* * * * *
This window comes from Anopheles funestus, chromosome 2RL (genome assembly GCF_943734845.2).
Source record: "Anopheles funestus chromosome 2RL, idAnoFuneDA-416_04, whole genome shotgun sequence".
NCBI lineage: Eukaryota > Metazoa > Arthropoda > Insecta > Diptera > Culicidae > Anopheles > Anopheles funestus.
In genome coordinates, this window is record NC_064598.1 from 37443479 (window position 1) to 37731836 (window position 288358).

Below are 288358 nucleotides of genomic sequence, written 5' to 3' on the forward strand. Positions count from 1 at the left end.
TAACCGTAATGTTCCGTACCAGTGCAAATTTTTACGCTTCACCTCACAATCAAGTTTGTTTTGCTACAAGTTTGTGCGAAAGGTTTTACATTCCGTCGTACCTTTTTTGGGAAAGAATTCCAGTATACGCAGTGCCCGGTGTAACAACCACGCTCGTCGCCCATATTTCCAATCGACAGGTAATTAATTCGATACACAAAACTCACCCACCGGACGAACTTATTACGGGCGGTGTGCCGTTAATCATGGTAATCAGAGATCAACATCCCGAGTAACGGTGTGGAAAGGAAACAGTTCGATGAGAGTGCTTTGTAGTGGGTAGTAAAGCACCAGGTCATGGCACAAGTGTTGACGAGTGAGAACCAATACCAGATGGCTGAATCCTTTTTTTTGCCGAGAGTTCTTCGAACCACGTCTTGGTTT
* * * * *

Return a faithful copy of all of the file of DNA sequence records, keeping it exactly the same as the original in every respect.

This window comes from Anopheles funestus, chromosome 2RL (genome assembly GCF_943734845.2).
Source record: "Anopheles funestus chromosome 2RL, idAnoFuneDA-416_04, whole genome shotgun sequence".
NCBI lineage: Eukaryota > Metazoa > Arthropoda > Insecta > Diptera > Culicidae > Anopheles > Anopheles funestus.
In genome coordinates, this window is record NC_064598.1 from 37443479 (window position 1) to 37731836 (window position 288358).

Below are 288358 nucleotides of genomic sequence, written 5' to 3' on the forward strand. Positions count from 1 at the left end.
TAACCGTAATGTTCCGTACCAGTGCAAATTTTTACGCTTCACCTCACAATCAAGTTTGTTTTGCTACAAGTTTGTGCGAAAGGTTTTACATTCCGTCGTACCTTTTTTGGGAAAGAATTCCAGTATACGCAGTGCCCGGTGTAACAACCACGCTCGTCGCCCATATTTCCAATCGACAGGTAATTAATTCGATACACAAAACTCACCCACCGGACGAACTTATTACGGGCGGTGTGCCGTTAATCATGGTAATCAGAGATCAACATCCCGAGTAACGGTGTGGAAAGGAAACAGTTCGATGAGAGTGCTTTGTAGTGGGTAGTAAAGCACCAGGTCATGGCACAAGTGTTGACGAGTGAGAACCAATACCAGATGGCTGAATCCTTTTTTTTGCCGAGAGTTCTTCGAACCACGTCTTGGTTT